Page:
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program
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(n) An organized list of instructions that, when executed, causes the computer to behave in a predetermined manner. Without programs, computers are useless.

A program is like a recipe. It contains a list of ingredients (called variables) and a list of directions (called statements) that tell the computer what to do with the variables. The variables can represent numeric data, text, or graphical images.

There are many programming languages -- C, C++, Pascal, BASIC, FORTRAN, COBOL, and LISP are just a few. These are all high-level languages. One can also write programs in low-level languages called assembly languages, although this is more difficult. Low-level languages are closer to the language used by a computer, while high-level languages are closer to human languages.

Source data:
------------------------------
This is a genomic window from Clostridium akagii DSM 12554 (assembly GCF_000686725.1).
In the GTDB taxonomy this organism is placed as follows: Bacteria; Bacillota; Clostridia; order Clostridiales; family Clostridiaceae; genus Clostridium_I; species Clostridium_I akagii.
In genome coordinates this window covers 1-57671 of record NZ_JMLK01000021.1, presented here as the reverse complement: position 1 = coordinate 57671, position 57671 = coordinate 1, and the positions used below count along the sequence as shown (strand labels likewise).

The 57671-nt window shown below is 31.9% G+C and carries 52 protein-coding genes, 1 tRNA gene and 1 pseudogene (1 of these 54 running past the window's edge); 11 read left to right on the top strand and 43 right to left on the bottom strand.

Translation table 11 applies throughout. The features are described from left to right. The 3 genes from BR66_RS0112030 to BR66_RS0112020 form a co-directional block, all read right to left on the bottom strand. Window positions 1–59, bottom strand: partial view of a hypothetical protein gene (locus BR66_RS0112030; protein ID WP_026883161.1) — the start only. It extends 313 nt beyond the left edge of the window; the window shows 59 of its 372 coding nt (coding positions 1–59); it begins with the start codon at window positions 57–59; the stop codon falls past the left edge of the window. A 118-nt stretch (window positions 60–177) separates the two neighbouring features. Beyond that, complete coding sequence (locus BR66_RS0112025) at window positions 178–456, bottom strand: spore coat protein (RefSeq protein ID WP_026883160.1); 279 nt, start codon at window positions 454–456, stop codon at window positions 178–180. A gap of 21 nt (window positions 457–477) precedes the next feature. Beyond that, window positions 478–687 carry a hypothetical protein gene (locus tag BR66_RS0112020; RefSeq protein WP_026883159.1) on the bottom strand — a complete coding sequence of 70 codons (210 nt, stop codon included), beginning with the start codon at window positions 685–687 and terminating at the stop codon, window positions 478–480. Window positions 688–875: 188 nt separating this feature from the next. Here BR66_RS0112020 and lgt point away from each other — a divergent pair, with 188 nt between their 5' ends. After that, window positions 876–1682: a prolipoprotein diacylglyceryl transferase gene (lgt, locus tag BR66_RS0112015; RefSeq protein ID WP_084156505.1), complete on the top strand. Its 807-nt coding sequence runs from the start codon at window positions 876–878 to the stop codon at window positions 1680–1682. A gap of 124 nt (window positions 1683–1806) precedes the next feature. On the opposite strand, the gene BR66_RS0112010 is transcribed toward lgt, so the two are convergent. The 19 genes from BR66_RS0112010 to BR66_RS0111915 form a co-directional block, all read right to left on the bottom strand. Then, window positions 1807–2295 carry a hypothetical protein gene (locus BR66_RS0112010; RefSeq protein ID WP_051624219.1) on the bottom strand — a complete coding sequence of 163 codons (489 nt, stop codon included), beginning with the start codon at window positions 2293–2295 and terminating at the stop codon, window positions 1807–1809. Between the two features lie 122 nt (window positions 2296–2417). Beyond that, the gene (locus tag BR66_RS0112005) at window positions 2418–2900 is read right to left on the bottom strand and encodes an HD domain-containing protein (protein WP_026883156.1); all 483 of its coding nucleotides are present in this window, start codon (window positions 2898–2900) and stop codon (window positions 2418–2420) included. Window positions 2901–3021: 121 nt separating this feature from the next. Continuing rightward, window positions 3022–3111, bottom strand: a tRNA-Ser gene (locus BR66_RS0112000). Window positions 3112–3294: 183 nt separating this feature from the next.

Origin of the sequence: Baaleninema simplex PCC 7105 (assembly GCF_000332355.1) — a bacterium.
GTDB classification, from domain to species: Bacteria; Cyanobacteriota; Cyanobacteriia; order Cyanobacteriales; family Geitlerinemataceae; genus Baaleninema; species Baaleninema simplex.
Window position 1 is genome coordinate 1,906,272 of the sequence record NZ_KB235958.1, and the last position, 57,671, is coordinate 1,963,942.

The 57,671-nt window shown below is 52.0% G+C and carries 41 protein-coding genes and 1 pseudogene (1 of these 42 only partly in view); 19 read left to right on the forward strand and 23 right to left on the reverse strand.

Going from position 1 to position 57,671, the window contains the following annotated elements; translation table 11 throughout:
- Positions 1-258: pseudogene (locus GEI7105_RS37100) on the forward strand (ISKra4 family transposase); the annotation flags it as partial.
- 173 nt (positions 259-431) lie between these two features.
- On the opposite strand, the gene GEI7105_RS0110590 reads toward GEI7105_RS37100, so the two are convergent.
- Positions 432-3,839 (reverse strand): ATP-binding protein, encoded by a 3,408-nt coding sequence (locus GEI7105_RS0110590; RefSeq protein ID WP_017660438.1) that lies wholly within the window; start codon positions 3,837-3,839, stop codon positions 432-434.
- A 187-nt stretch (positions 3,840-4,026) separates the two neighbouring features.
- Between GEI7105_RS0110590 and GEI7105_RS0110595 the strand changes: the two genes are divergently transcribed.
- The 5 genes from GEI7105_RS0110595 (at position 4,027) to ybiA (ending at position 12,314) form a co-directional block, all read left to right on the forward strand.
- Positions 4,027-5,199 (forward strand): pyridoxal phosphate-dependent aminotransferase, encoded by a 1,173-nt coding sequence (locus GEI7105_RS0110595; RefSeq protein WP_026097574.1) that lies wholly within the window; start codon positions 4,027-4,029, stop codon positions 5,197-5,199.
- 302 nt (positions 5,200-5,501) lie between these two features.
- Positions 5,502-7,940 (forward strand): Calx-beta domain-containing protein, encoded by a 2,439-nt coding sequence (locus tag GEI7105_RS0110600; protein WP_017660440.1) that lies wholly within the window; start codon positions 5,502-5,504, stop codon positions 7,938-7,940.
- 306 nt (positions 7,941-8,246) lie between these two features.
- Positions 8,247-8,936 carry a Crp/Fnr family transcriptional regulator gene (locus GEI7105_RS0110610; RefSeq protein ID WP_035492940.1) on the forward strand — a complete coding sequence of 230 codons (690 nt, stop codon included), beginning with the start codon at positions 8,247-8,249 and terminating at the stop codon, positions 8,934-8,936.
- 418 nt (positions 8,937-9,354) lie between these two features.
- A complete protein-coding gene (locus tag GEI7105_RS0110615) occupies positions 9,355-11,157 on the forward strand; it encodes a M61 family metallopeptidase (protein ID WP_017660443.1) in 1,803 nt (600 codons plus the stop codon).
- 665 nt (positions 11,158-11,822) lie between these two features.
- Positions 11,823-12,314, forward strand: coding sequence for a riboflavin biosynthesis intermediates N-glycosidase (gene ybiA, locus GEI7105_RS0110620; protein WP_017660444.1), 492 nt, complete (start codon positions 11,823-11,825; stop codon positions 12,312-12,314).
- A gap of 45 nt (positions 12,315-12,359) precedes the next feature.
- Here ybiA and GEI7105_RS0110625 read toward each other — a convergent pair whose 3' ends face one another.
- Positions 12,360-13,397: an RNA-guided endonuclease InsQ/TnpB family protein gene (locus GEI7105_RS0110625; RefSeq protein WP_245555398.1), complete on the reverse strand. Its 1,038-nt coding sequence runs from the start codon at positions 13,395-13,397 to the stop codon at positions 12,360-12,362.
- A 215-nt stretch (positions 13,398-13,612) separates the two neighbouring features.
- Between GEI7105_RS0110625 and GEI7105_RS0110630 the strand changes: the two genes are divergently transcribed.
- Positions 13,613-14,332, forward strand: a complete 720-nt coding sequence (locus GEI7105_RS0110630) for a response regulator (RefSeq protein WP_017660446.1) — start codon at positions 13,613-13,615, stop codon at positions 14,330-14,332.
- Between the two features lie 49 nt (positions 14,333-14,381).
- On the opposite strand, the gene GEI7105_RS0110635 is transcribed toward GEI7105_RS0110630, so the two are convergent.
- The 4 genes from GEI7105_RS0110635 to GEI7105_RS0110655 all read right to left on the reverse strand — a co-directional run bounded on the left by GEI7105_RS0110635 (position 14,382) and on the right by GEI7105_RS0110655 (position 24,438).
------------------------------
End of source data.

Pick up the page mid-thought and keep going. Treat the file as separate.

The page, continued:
Eventually, every program must be translated into a machine language that the computer can understand. This translation is performed by compilers, interpreters, and assemblers.

When you buy software, you normally buy an executable version of a program. This means that the program is already in machine language -- it has already been compiled and assembled and is ready to execute.

(v) To write programs.


More Information

Outstanding Page Engineering Software Online
A comprehensive site containing links to news articles, resources, product information and forums for CAD/CAM, FEA, project, modeling, and programming tools. Updated on Aug 5, 1998

Outstanding Page inquiry.com
This site hosts a collection of information on current software products, technologies, and vendors. Here, you can search IT journals for product information, browse vendor literature, find answers to technical questions, take part in a forum, and view a complete list of VARs. Updated on Oct 4, 1997

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